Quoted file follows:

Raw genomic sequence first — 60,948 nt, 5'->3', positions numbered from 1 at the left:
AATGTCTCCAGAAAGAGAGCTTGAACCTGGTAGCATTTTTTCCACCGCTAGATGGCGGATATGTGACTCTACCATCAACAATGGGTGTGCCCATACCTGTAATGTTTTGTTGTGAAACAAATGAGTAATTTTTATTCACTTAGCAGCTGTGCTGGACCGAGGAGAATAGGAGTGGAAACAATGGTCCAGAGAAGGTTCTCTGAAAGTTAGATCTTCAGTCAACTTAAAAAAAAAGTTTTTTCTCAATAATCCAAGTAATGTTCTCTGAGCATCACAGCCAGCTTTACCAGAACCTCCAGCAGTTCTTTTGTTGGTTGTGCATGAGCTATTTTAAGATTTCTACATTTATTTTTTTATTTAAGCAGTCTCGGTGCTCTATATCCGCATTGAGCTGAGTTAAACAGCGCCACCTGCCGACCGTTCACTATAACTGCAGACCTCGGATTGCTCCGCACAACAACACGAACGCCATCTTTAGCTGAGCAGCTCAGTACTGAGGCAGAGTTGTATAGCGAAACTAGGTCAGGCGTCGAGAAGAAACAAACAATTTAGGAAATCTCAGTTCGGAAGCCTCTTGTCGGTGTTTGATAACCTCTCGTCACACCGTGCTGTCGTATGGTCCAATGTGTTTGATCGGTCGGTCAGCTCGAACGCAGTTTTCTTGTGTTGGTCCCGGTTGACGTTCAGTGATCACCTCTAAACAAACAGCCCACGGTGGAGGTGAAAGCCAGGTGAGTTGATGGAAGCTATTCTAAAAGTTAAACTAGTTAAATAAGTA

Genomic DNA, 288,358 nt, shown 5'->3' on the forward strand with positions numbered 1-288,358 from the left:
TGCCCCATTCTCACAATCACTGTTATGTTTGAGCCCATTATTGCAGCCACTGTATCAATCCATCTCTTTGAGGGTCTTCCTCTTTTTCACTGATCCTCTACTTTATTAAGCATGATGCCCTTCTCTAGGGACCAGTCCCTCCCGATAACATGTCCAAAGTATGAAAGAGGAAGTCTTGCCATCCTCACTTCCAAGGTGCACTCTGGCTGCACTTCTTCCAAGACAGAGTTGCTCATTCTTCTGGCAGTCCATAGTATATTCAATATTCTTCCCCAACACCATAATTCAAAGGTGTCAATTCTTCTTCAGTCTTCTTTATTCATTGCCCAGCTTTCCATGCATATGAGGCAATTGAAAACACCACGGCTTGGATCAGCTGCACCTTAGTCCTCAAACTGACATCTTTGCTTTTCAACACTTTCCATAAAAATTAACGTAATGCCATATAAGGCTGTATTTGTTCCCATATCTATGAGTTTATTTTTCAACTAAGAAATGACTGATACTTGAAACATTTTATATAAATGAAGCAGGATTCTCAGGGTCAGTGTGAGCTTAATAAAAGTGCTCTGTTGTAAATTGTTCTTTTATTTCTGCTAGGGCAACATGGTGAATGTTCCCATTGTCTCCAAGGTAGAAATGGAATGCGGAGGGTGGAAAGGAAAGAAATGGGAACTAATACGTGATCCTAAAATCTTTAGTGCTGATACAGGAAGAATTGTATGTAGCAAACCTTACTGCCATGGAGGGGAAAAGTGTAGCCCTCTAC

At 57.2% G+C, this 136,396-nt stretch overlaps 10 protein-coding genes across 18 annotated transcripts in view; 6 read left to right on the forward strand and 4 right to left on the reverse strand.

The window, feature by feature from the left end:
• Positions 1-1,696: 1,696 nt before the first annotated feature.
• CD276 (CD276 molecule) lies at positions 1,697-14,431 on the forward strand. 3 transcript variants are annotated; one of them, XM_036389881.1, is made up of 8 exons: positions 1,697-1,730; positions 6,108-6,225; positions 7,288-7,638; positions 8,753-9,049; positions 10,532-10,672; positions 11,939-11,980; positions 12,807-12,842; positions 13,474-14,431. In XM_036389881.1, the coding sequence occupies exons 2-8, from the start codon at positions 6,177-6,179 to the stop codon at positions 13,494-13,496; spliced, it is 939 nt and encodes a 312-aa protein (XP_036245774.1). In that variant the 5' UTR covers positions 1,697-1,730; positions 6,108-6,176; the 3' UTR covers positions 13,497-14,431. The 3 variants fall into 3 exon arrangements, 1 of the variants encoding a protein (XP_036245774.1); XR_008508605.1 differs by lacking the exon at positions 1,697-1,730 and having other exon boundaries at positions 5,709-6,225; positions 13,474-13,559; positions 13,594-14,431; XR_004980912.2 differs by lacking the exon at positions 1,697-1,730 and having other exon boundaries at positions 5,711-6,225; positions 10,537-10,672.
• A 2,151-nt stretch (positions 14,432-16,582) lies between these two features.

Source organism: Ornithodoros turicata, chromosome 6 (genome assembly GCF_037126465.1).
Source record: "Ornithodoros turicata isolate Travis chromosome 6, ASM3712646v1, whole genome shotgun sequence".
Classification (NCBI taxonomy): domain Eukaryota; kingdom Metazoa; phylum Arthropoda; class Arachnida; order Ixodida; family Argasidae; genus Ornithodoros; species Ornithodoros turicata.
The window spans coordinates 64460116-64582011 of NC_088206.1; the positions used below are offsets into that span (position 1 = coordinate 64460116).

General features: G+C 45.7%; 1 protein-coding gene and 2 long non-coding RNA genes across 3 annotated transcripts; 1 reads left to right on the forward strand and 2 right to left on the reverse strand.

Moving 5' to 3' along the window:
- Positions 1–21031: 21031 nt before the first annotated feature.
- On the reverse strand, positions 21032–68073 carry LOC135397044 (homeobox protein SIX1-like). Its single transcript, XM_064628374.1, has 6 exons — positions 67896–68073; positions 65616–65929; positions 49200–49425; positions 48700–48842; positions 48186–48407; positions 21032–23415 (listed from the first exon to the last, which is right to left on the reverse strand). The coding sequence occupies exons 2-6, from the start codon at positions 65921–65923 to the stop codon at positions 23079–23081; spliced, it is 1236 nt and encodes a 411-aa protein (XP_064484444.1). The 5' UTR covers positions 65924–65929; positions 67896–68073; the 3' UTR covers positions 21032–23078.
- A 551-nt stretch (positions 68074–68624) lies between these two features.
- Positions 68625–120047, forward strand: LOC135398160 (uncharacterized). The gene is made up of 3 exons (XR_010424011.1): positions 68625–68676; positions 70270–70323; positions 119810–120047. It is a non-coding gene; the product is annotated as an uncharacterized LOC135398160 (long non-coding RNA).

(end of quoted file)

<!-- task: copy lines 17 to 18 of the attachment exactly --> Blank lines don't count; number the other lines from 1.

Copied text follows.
- On the reverse strand, positions 21032–68073 carry LOC135397044 (homeobox protein SIX1-like). Its single transcript, XM_064628374.1, has 6 exons — positions 67896–68073; positions 65616–65929; positions 49200–49425; positions 48700–48842; positions 48186–48407; positions 21032–23415 (listed from the first exon to the last, which is right to left on the reverse strand). The coding sequence occupies exons 2-6, from the start codon at positions 65921–65923 to the stop codon at positions 23079–23081; spliced, it is 1236 nt and encodes a 411-aa protein (XP_064484444.1). The 5' UTR covers positions 65924–65929; positions 67896–68073; the 3' UTR covers positions 21032–23078.
- A 551-nt stretch (positions 68074–68624) lies between these two features.